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The follow electronic only articles are published in conjunction with this issue of Heart.

Massive pulmonary embolism with ST elevation in leads V1–V3 and successful thrombolysis with tenecteplase

I G Livaditis, M Paraschos, K Dimopoulos

A 42 year old woman was referred to the emergency department from the radiology department after having a syncopal episode during a triplex examination of the lower extremities for acute painful right leg swelling five hours earlier that morning. She had no significant medical history, smoked 3–5 cigarettes a day, and had been taking contraceptive medication for menorrhagia for the preceding three months. On presentation she was cyanotic, dyspnoeic, and haemodynamically unstable. ECG showed sinus tachycardia of 120 beats/min with ST elevations from V1 through V3 mimicking anteroseptal acute myocardial infarction. Ten minutes after presentation she was thrombolysed with 80 mg tenecteplase leading to ST elevation resolution and remarkable haemodynamic recovery after 20 minutes. This case shows how pulmonary embolism can mimic anteroseptal acute myocardial infarction on ECG and the life saving results from rapid thrombolysis with tenecteplase.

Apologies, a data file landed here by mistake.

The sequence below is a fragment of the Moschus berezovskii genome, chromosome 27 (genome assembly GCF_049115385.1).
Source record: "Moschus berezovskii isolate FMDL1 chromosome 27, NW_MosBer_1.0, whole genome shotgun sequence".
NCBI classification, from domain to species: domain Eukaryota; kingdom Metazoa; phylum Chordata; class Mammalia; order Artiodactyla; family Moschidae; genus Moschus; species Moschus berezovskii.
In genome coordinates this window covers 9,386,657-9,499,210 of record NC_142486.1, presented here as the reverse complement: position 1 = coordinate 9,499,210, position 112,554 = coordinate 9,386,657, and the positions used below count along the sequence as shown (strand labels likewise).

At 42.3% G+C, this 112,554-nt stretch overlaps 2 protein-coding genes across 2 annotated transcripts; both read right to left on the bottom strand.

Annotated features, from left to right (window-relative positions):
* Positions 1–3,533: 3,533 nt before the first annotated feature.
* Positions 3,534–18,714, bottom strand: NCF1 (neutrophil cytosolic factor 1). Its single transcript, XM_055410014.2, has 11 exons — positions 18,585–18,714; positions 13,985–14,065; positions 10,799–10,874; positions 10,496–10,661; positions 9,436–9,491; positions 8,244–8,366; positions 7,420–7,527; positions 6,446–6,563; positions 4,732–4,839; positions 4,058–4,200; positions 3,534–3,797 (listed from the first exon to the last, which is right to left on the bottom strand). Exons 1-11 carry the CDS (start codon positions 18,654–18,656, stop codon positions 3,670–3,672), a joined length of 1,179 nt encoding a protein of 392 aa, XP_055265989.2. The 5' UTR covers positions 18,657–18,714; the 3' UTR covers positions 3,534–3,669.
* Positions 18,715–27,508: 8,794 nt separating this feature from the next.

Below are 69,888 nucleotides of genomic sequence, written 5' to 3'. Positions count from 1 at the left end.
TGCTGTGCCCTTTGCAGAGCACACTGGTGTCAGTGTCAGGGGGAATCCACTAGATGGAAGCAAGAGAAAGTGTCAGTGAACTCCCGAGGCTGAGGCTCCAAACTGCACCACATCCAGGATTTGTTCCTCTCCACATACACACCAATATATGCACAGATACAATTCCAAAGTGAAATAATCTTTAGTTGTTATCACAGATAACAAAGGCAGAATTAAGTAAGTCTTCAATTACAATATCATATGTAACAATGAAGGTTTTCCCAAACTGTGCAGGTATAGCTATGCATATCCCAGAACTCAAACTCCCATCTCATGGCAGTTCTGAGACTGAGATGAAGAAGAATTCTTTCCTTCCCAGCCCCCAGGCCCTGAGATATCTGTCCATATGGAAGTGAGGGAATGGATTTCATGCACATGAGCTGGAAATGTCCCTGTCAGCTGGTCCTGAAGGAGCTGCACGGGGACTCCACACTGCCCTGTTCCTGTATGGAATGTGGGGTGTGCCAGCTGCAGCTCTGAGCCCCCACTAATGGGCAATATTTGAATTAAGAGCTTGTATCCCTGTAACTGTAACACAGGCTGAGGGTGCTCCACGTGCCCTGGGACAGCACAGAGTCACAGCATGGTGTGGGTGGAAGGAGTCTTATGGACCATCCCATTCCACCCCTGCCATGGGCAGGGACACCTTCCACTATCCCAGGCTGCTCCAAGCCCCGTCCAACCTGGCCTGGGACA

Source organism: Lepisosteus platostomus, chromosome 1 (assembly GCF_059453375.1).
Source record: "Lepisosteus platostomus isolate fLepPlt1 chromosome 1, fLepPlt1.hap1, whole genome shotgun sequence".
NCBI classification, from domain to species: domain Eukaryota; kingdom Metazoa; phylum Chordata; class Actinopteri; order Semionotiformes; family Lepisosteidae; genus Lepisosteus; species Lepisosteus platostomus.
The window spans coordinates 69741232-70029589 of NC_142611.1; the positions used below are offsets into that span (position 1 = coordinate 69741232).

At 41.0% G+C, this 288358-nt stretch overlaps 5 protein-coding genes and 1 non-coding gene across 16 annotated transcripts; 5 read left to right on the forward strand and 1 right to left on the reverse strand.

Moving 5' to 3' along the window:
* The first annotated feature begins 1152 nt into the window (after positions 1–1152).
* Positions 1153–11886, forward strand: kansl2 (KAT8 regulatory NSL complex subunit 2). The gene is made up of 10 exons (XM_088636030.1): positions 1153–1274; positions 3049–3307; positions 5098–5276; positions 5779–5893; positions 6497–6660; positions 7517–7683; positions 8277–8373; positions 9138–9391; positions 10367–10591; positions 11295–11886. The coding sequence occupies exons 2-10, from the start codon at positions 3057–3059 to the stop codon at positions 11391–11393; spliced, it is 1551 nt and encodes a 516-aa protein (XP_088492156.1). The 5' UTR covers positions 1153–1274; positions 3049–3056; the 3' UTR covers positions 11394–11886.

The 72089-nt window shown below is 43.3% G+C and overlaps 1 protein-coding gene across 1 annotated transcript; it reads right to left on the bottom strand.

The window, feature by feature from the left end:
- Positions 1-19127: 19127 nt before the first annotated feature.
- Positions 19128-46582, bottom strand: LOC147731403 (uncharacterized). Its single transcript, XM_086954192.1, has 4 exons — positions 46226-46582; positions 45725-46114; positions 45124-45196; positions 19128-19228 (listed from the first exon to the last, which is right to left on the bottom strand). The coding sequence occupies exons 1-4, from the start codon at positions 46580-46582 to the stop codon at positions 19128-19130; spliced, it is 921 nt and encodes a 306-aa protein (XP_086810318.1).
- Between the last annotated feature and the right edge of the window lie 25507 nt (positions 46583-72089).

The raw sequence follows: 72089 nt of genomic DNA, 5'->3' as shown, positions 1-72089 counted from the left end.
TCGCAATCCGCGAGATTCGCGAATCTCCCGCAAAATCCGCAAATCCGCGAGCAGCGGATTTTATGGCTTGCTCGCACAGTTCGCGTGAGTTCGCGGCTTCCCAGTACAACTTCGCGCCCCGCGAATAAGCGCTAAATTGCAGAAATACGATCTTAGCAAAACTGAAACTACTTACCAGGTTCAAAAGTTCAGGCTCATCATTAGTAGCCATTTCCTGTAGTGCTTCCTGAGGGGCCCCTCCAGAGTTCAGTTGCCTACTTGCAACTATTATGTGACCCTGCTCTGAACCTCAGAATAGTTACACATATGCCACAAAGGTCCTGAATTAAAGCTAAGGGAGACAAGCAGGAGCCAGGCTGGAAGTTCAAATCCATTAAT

(Heart 2004;90:e41) www.heartjnl.com/cgi/content/full/90/7/e41

Fatal pulmonary arterial hypertension associated with phenylpropanolamine exposure

R J Barst, L Abenhaim

Exogenous substances such as the appetite suppressant fenfluramine are known to be causally related to the development of pulmonary arterial hypertension (PAH). In these cases, the clinical course as well as the pulmonary vascular disease pathologically is indistinguishable from idiopathic PAH. Other exogenous substances, such as amphetamines, cocaine, and meta-amphetamines, have been considered to be potential risk factors for inducing PAH. SOPHIA (the study of pulmonary hypertension in America), in addition to confirming previous reports of a causal association between the appetite suppressant fenfluramine and PAH, unexpectedly found a significantly increased risk for the development of PAH with exposure to over-the-counter antiobesity agents containing phenylpropanolamine. The first case is reported of fatal PAH in a child heavily treated with cold remedies containing phenylpropanolamine, which, in addition to the results of SOPHIA, strengthens the hypothesis that phenylpropanolamine is a risk factor for the development of PAH.

(Heart 2004;90:e42) www.heartjnl.com/cgi/content/full/90/7/e42

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